Money and mental health: 10 tips to give yourself a financial check-up
It’s World Mental Health Day today – a time to reflect on your wellbeing. As finance is such a big part of our lives, here are 10 tips to give yourself a money health check.
There’s no escaping the current cost-of-living crisis and with the changes announced in the mini Budget (and U-turns thereafter), so it’s a good time to evaluate your finances and make sure you’re not spending more than necessary.
Consumer champion Which? has launched a free Money Health Check tool to give Brits personalised, expert tips for cutting living costs. It asks seven simple questions about personal spending habits and then signposts users to relevant guides.
But for now, here are 10 tips to help give yourself a money health check:
1) Give yourself a ‘money health check’
The first step to understand your current situation. Note down your direct debits or any regular loan or credit card payments you need to make each month. The Which? Money Health Check tool can factor in these kinds of financial commitments and give targeted help to improve your finances.
2) Transfer credit card debt
If you are making large interest payments on credit card debt, you may be able to move it all onto a 0% balance transfer credit card. This type of credit card doesn’t charge interest on transferred debts for a set amount of time, so users have an opportunity to repay the balance. For example, a £2,000 debt on a card charging an 18.9% APR that you pay £60 a month towards will take 46 months to clear, and cost you £2,755.
However, shifting this £2,000 debt onto a 0% balance transfer card, with the same repayments of £60 a month, will take 34 months to clear and cost £2,000 – saving you £755. However, the interest tends to jump at the end of the promotional period, so be sure to either pay off the balance in full before this happens, or switch to another balance transfer card.
3) Check if you’re eligible for any benefits
More than £15bn goes unclaimed from the Treasury each year, with around seven million UK households missing out on benefits they’re entitled to, like council tax discounts, pension credit and Universal Credit.
What you can get depends on your circumstances. For instance, people who are out of work or on low incomes may be able to claim Universal Credit, where you’ll receive regular payments to top up your income.
It can be tricky to know which benefits you might be able to claim, and how much you’ll get. Which? suggests checking what might be available to claim by entering details about you and anyone else in your household into the Entitled to calculator.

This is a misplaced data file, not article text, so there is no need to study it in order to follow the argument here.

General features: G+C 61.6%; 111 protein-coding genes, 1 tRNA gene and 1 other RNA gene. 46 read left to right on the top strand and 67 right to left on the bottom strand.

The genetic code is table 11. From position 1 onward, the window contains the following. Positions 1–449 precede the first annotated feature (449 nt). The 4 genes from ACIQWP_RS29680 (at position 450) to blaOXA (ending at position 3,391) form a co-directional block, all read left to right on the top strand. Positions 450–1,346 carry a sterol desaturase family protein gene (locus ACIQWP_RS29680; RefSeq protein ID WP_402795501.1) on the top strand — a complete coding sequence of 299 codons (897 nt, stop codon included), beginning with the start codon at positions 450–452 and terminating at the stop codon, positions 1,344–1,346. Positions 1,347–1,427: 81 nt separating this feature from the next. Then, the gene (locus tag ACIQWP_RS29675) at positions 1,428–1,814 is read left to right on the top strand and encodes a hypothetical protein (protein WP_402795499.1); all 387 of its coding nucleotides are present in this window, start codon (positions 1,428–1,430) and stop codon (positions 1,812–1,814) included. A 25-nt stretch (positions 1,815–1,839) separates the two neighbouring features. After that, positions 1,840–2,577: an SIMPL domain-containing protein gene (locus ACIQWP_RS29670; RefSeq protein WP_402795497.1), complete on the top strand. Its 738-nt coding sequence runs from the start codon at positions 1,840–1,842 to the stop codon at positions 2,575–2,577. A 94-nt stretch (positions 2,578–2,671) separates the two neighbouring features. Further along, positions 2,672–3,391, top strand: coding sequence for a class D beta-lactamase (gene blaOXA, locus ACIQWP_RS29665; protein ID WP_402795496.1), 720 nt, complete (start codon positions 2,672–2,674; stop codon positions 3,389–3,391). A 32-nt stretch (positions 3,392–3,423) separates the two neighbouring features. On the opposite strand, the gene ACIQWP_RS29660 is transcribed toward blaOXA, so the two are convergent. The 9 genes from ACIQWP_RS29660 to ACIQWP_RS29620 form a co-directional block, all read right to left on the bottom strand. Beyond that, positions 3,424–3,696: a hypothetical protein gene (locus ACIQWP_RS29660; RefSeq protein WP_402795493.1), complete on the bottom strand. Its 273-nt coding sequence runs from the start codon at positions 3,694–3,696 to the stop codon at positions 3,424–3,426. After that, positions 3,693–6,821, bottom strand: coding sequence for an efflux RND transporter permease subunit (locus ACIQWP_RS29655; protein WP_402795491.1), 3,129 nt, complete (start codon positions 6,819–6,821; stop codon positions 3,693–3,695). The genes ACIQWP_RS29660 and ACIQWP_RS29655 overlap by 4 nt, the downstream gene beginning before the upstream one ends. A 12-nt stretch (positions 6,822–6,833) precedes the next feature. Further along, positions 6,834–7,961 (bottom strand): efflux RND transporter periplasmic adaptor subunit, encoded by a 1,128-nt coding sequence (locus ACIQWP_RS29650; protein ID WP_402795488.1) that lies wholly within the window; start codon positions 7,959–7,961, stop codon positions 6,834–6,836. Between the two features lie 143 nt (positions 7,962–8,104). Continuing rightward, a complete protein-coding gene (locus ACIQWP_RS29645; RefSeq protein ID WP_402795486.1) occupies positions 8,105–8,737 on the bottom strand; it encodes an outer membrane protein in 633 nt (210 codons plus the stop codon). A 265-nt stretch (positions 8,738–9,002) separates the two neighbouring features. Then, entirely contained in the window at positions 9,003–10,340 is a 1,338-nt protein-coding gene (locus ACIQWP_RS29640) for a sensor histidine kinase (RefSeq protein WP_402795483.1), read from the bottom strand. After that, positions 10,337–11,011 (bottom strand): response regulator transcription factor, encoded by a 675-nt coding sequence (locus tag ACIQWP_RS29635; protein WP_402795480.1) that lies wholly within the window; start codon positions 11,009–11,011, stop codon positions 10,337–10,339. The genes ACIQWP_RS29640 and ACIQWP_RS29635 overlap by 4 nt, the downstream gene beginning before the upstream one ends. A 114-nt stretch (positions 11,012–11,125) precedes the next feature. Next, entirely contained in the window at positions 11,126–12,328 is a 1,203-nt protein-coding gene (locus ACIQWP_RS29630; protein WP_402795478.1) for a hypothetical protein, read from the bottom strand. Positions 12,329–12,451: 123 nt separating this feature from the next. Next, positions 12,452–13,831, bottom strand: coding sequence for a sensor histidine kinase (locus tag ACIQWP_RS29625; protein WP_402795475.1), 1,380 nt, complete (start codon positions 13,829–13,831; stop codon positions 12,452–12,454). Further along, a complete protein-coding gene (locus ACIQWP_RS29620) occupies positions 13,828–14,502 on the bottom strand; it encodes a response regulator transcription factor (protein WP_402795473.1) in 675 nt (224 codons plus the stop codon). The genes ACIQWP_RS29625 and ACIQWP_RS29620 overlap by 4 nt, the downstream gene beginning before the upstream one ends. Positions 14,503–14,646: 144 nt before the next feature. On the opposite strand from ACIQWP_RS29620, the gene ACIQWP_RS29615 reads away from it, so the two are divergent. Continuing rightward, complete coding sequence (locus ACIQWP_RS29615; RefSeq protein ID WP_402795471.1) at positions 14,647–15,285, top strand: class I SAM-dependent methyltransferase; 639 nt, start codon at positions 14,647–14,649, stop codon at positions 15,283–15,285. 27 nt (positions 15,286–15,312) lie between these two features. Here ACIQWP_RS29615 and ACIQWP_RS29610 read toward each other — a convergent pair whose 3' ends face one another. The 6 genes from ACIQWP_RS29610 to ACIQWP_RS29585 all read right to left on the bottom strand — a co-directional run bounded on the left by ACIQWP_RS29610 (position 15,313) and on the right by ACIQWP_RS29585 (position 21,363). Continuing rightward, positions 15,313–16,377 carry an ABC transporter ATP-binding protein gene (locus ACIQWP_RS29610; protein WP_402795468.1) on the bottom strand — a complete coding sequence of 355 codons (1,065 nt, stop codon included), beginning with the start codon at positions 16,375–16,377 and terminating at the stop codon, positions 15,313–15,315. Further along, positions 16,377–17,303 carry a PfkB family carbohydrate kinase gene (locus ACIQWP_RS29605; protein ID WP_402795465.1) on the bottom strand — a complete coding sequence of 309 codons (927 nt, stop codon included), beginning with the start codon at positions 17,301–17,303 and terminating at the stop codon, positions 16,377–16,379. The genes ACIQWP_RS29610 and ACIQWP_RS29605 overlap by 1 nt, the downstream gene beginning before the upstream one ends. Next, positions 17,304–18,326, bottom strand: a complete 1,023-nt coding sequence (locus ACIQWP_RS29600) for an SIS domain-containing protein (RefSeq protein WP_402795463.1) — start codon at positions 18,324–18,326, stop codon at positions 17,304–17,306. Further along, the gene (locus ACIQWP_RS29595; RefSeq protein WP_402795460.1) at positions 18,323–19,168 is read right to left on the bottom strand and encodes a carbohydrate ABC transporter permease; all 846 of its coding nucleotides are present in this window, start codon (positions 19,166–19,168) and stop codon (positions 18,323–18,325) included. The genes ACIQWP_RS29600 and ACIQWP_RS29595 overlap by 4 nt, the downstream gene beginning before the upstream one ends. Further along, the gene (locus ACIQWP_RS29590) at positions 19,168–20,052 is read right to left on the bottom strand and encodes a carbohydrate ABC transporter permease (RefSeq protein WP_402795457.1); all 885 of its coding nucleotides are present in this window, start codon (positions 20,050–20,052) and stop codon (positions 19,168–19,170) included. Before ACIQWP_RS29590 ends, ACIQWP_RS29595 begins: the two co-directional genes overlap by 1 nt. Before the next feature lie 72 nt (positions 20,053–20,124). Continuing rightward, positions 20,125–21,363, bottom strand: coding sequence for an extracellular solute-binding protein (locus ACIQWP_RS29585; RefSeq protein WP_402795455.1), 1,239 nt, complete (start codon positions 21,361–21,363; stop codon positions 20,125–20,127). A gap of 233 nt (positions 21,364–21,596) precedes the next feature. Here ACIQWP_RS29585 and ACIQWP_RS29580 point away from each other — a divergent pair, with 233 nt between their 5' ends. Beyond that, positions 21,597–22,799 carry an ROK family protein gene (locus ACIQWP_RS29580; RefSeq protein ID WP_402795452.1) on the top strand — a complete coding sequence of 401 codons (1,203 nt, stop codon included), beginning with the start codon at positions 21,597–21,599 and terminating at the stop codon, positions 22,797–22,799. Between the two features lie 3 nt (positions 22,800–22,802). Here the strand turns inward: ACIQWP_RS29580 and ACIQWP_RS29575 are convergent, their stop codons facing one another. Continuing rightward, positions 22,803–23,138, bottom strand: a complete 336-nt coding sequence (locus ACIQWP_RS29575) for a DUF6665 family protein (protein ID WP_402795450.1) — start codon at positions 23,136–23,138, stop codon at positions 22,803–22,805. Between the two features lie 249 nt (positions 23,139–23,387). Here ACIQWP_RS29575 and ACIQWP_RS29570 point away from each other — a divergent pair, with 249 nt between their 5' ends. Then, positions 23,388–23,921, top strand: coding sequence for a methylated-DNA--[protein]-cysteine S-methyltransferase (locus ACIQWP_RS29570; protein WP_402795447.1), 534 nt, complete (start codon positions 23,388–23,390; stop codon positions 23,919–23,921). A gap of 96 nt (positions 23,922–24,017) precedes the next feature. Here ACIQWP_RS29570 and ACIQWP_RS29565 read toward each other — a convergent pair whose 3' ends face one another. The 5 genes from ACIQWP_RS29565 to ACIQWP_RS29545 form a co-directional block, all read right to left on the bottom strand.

4) Check the overdraft fees on your bank account
Going overdrawn can be costly, especially as some accounts charge up to 39.9% EAR (effective annual rate). If your bank charges a high rate of interest, it could be worth checking to see if you can switch to an account that offers a lower one – particularly if you use an overdraft regularly.
Nationwide currently offers a free authorised overdraft on its FlexDirect account (subject to status) – but this only lasts for the first year. Keep an eye on the best current account switching offers too. for example, First Direct is offering £175 to new customers and Nationwide is offering £200.
5) Use price comparison websites
Insurance policies, credit cards and broadband bundles usually have huge differences between the cheapest and most expensive. Before signing up for new financial products and policies, check the best deals available by using price comparison websites to compare different products, and make sure you choose the best for your individual circumstances.
6) Get a better mobile phone deal
Evaluate phone bills to make sure that call, text, and mobile web use isn’t consistently above or below your monthly allowance – if they are, it could be worth looking for a cheaper deal that matches your current usage. You could also haggle to get the best deals as Which? research found these customers saved an average of £35 per year on mobile contracts.
7) Cancel unnecessary direct debits
It’s worth checking bank statements regularly to keep an eye on direct debit payments and cancelling anything you’re not using. Get into the habit of logging into your online bank account and checking statements to ensure you’re not shelling out for services you no longer need or use.
8) Use budgeting apps
Budgeting apps are a great way to get an overview of account activity and spending habits. Many apps allow users to link multiple bank accounts to help keep track of overall spending. By checking regularly, you can keep an eye on unnecessary costs and budget more effectively.
9) Sign up for loyalty cards
Many retailers, restaurants and supermarkets offer loyalty schemes to reward customers by allowing you to collect points each time you dine or make a purchase. Often, the points earned can be converted into discount vouchers, or offer one-off discounts and deals.
When shopping, it’s worth checking if there is a scheme to sign up to and take advantage of. For example, Tesco shoppers could get one point (worth 1p) for every £1 they spend and access to lower prices with the Clubcard scheme.
10) Reduce your tax bill
You may be able to keep hold of a bigger chunk of earnings by claiming all the tax reliefs and allowances you might be entitled to. From marriage allowance to the Rent-a-Room scheme, there are lots of ways to cut your tax bill, yet relatively few people are aware these reliefs exist. For example, those renting out a room, rather than a whole property, can take advantage of the Rent-a-Room scheme, which means you can earn up to £7,500 tax-free.